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Alternative Education Program Offers Choices to at-risk Students

RE-2 Adminstration

Lamar high school students who are academically at-risk will be enrolled in an alternative education program this year. While they will still follow the weekly schedules of their counterparts, about 10-15 students, mostly juniors and seniors, will attend classes at the former Lincoln Elementary School where they will attend classes held by Anthony LaTour.

“This program will give those students an opportunity to graduate with a full diploma,” LaTour explained, while sitting in the former library at Lincoln School on North 10th Street.  Several years ago, the school was closed by the RE-2 District, but was later repurposed to serve as headquarters for the Project HOPE program and will now host classes for the new program.   “Some students will have to remediate, cover some former topics,” LaTour said, adding, “I’ll use some earlier test scores to create an individual program for them using a new curriculum program we’ve added.”  He said the classroom instruction will help bolster weak spots, while offering motivation programs to heighten interest in the courses.  At the same time, students will be able to participate in sports, FFA, DECA and take the same elective courses offered at the high school.

The program is optional and LaTour has spent the past several months meeting with parents and students, explaining the benefits of the program as an alternative to dropping out of school. “Parents were asking me, ‘How can you help my kid be successful, what will be the educational path they can follow to graduation?’ he explained.  LaTour said the expectations will be the same as before, come to class, be prepared and be held accountable for their educational workload.  “Students have been told they’ll need to push themselves and show some daily progress.  This isn’t designed to have them sit around the not contribute.  We’re working to get them to an acceptable passing grade at the end of the year.  I want to see them graduate with more than just a D on their report card, more like a 70% grade level is what we’re going to achieve.”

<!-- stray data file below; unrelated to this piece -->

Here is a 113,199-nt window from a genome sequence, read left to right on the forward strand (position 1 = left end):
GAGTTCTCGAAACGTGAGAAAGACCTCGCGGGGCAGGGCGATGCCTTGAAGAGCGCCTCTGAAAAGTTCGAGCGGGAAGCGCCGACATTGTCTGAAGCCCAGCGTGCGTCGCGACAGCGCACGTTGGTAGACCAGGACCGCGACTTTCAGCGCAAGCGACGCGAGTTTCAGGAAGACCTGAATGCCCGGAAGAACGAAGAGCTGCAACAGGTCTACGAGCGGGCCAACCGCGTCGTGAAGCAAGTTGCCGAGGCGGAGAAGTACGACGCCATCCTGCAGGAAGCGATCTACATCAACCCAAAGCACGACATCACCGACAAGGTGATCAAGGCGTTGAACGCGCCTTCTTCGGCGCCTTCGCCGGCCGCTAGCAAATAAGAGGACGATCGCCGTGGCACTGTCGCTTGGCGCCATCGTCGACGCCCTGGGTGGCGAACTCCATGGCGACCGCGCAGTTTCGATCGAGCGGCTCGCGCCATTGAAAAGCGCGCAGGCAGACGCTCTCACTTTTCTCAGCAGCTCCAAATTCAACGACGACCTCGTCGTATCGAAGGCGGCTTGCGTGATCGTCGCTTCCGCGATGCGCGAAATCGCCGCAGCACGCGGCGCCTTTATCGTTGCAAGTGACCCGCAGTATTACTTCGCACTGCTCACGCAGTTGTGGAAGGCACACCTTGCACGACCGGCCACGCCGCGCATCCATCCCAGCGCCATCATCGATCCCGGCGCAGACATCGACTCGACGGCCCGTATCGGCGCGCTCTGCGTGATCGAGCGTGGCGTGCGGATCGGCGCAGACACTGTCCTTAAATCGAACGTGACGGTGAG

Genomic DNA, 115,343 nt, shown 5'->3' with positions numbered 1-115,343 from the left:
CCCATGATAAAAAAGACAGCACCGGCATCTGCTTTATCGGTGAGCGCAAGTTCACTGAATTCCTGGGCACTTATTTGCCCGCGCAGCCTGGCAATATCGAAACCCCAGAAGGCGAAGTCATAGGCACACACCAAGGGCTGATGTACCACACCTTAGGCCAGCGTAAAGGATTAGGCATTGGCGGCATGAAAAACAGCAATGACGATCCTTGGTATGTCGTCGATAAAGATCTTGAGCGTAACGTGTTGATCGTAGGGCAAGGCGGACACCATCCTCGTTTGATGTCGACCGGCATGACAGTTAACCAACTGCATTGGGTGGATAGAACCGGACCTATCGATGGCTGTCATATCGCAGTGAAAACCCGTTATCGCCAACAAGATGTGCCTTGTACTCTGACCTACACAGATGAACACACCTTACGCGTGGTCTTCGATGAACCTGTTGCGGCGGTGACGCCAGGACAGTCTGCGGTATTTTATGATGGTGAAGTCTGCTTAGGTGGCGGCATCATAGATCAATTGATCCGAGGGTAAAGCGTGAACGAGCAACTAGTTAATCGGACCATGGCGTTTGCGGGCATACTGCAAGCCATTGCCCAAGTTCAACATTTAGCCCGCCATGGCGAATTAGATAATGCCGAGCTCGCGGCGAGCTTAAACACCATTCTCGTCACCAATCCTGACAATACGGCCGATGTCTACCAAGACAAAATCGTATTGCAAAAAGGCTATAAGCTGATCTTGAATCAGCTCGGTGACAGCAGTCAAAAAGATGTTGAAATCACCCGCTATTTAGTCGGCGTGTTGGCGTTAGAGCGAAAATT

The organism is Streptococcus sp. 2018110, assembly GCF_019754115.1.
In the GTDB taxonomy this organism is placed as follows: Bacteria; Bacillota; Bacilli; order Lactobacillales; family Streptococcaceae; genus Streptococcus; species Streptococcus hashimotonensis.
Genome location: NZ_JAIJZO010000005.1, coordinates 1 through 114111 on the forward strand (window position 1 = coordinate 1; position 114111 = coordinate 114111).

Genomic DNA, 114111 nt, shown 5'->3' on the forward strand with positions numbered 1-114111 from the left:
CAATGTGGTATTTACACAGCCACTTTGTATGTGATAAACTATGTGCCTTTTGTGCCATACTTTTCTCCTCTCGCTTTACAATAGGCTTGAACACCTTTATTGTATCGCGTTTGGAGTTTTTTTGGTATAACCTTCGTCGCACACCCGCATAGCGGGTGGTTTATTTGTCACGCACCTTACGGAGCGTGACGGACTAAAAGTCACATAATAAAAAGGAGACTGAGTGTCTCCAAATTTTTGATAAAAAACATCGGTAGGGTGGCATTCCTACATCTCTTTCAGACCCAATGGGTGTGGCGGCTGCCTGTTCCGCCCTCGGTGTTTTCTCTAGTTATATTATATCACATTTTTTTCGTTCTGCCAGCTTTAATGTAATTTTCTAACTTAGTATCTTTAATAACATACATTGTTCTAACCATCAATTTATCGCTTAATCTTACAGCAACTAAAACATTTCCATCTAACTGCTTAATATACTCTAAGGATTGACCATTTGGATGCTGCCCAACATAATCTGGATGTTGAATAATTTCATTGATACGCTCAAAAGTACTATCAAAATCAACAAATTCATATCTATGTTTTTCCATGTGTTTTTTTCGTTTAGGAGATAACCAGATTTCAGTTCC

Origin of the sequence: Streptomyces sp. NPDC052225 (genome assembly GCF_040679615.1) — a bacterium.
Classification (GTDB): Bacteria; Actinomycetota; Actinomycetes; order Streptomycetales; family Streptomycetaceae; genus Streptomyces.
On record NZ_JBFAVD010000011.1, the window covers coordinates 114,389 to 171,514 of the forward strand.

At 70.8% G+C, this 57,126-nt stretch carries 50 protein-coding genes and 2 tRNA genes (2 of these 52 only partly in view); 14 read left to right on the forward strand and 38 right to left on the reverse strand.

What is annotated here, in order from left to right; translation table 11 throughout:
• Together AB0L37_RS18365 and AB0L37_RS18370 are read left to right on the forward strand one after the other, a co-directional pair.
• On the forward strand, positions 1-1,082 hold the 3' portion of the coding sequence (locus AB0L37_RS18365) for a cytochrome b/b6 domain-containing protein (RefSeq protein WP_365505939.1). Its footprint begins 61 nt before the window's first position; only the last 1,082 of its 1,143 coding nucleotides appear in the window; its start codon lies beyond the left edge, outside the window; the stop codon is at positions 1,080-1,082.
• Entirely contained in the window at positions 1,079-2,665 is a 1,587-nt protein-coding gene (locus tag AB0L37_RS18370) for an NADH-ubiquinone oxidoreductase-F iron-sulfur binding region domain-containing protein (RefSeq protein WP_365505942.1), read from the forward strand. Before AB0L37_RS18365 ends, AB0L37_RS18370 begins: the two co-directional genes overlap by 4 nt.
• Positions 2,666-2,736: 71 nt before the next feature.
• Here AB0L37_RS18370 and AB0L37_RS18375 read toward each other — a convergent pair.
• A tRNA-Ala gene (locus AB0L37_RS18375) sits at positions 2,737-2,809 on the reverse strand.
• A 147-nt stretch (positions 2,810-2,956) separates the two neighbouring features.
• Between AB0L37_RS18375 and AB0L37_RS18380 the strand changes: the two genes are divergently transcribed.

He added that the new program will combine the elements of the Crossroads Human Development course. Motivation will be an important factor, “We don’t want to see them just give up and quit if they come to a rough spot in their classes.  The core of the program will be to have them do their best work and concentrate on the tasks at hand, not get distracted.”  LaTour said he’s received a lot of assistance from the HOPE staff.  “Lori, Anita and Gary have been tops, helping through the summer with some training sessions, even though they’re off for the summer.  They show up and have helped me with some referrals for students.”

The program is funded through the federal government and the local school district. LaTour said he’ll be working on sustaining grants and a professional grant write has been identified who can assist and has a good working knowledge of southeast Colorado.  LaTour stated, “The more options we can find for assistance for the students, the better will be their outcome.  We’re going to make contact with other family support systems in the county so we can be ready to provide assistance on several levels when our doors open on August 15th.”

By Russ Baldwin

Filed Under: City of LamarEducationFeaturedSchoolSportsYouth

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